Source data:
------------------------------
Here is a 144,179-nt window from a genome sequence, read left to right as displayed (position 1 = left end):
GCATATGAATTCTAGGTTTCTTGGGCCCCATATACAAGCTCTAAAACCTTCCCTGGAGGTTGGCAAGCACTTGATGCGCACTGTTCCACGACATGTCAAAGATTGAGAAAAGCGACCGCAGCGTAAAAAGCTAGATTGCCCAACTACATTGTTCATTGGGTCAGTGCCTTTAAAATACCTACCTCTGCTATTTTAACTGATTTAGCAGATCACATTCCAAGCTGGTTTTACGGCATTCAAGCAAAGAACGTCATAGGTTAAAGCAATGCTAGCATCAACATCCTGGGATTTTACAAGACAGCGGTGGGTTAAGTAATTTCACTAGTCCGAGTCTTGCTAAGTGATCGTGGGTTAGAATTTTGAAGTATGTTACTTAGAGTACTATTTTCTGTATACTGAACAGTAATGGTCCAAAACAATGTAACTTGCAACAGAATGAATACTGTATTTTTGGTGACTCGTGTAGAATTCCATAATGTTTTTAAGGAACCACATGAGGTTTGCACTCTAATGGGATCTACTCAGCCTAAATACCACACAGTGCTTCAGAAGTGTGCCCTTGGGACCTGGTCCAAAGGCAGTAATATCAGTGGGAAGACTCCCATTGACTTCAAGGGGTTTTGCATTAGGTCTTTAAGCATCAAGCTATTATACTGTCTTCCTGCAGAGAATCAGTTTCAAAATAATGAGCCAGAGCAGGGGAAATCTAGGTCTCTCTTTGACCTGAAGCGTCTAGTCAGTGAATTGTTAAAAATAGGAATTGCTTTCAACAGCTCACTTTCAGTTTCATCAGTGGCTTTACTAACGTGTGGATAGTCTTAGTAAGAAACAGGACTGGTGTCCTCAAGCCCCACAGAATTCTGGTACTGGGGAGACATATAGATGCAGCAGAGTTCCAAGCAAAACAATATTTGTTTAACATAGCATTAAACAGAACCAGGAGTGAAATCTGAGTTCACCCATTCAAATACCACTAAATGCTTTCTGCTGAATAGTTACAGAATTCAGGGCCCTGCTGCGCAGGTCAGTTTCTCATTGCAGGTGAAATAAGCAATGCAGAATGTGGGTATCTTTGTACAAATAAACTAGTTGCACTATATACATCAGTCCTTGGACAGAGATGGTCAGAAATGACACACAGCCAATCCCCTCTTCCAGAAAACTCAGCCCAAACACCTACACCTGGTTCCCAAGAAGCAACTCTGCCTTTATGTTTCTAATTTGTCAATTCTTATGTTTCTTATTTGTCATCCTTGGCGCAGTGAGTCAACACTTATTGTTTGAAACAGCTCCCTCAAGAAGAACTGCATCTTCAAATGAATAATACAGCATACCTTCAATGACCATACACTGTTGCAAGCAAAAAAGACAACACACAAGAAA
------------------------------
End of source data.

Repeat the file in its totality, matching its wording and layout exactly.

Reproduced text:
Here is a 144,179-nt window from a genome sequence, read left to right as displayed (position 1 = left end):
GCATATGAATTCTAGGTTTCTTGGGCCCCATATACAAGCTCTAAAACCTTCCCTGGAGGTTGGCAAGCACTTGATGCGCACTGTTCCACGACATGTCAAAGATTGAGAAAAGCGACCGCAGCGTAAAAAGCTAGATTGCCCAACTACATTGTTCATTGGGTCAGTGCCTTTAAAATACCTACCTCTGCTATTTTAACTGATTTAGCAGATCACATTCCAAGCTGGTTTTACGGCATTCAAGCAAAGAACGTCATAGGTTAAAGCAATGCTAGCATCAACATCCTGGGATTTTACAAGACAGCGGTGGGTTAAGTAATTTCACTAGTCCGAGTCTTGCTAAGTGATCGTGGGTTAGAATTTTGAAGTATGTTACTTAGAGTACTATTTTCTGTATACTGAACAGTAATGGTCCAAAACAATGTAACTTGCAACAGAATGAATACTGTATTTTTGGTGACTCGTGTAGAATTCCATAATGTTTTTAAGGAACCACATGAGGTTTGCACTCTAATGGGATCTACTCAGCCTAAATACCACACAGTGCTTCAGAAGTGTGCCCTTGGGACCTGGTCCAAAGGCAGTAATATCAGTGGGAAGACTCCCATTGACTTCAAGGGGTTTTGCATTAGGTCTTTAAGCATCAAGCTATTATACTGTCTTCCTGCAGAGAATCAGTTTCAAAATAATGAGCCAGAGCAGGGGAAATCTAGGTCTCTCTTTGACCTGAAGCGTCTAGTCAGTGAATTGTTAAAAATAGGAATTGCTTTCAACAGCTCACTTTCAGTTTCATCAGTGGCTTTACTAACGTGTGGATAGTCTTAGTAAGAAACAGGACTGGTGTCCTCAAGCCCCACAGAATTCTGGTACTGGGGAGACATATAGATGCAGCAGAGTTCCAAGCAAAACAATATTTGTTTAACATAGCATTAAACAGAACCAGGAGTGAAATCTGAGTTCACCCATTCAAATACCACTAAATGCTTTCTGCTGAATAGTTACAGAATTCAGGGCCCTGCTGCGCAGGTCAGTTTCTCATTGCAGGTGAAATAAGCAATGCAGAATGTGGGTATCTTTGTACAAATAAACTAGTTGCACTATATACATCAGTCCTTGGACAGAGATGGTCAGAAATGACACACAGCCAATCCCCTCTTCCAGAAAACTCAGCCCAAACACCTACACCTGGTTCCCAAGAAGCAACTCTGCCTTTATGTTTCTAATTTGTCAATTCTTATGTTTCTTATTTGTCATCCTTGGCGCAGTGAGTCAACACTTATTGTTTGAAACAGCTCCCTCAAGAAGAACTGCATCTTCAAATGAATAATACAGCATACCTTCAATGACCATACACTGTTGCAAGCAAAAAAGACAACACACAAGAAA